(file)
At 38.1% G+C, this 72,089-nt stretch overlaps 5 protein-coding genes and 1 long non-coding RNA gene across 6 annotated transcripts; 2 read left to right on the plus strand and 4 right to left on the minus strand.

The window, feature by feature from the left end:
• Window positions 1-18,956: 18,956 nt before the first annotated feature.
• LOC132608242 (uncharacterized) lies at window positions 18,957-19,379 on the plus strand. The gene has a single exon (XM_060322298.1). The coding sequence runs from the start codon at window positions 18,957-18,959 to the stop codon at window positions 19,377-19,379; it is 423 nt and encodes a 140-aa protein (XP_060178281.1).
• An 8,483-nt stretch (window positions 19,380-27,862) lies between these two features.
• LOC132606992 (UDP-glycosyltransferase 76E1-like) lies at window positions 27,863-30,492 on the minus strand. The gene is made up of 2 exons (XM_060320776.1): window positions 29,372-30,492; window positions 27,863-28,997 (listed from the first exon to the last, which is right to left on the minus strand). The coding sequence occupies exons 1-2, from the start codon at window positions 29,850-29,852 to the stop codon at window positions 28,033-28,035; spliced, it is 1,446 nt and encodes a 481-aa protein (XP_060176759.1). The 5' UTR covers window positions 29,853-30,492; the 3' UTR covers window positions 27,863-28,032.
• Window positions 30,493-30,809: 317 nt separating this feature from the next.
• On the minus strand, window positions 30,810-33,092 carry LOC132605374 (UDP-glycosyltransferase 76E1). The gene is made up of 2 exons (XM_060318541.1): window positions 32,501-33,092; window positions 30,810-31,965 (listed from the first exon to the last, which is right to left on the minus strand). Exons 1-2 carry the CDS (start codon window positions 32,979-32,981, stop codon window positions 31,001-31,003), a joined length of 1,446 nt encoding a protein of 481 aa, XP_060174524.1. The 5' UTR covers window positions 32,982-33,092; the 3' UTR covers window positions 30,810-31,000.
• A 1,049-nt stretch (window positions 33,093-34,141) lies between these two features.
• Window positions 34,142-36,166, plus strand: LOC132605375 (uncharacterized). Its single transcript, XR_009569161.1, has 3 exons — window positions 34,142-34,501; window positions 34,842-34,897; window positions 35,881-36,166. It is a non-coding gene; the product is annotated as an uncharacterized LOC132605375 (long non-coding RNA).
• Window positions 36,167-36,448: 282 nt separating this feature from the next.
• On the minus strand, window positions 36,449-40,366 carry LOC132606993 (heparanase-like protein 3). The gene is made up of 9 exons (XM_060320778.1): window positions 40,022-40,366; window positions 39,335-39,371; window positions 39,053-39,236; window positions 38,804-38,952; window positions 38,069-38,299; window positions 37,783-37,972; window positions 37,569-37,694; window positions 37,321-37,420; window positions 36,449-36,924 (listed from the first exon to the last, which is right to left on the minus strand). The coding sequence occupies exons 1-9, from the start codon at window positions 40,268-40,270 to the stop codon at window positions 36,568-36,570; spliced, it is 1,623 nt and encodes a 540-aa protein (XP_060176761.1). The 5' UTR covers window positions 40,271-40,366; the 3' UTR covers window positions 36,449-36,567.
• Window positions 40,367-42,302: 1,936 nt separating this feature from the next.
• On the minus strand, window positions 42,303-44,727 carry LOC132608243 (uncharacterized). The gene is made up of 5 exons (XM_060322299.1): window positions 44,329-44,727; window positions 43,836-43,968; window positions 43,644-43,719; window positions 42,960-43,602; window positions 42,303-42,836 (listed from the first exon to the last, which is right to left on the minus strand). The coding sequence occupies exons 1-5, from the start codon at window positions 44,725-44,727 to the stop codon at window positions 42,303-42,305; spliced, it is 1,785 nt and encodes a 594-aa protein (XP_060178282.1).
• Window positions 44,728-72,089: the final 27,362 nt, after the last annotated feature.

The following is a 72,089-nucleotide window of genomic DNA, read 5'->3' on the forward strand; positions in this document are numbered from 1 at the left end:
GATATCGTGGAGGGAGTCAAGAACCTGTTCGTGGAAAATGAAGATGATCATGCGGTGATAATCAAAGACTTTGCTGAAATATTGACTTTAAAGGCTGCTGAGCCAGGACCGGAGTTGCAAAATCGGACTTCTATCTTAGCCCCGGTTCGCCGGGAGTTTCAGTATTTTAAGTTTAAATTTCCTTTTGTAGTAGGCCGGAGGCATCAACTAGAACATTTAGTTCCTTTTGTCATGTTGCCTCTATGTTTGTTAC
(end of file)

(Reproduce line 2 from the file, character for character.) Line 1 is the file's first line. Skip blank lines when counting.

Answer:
The window, feature by feature from the left end: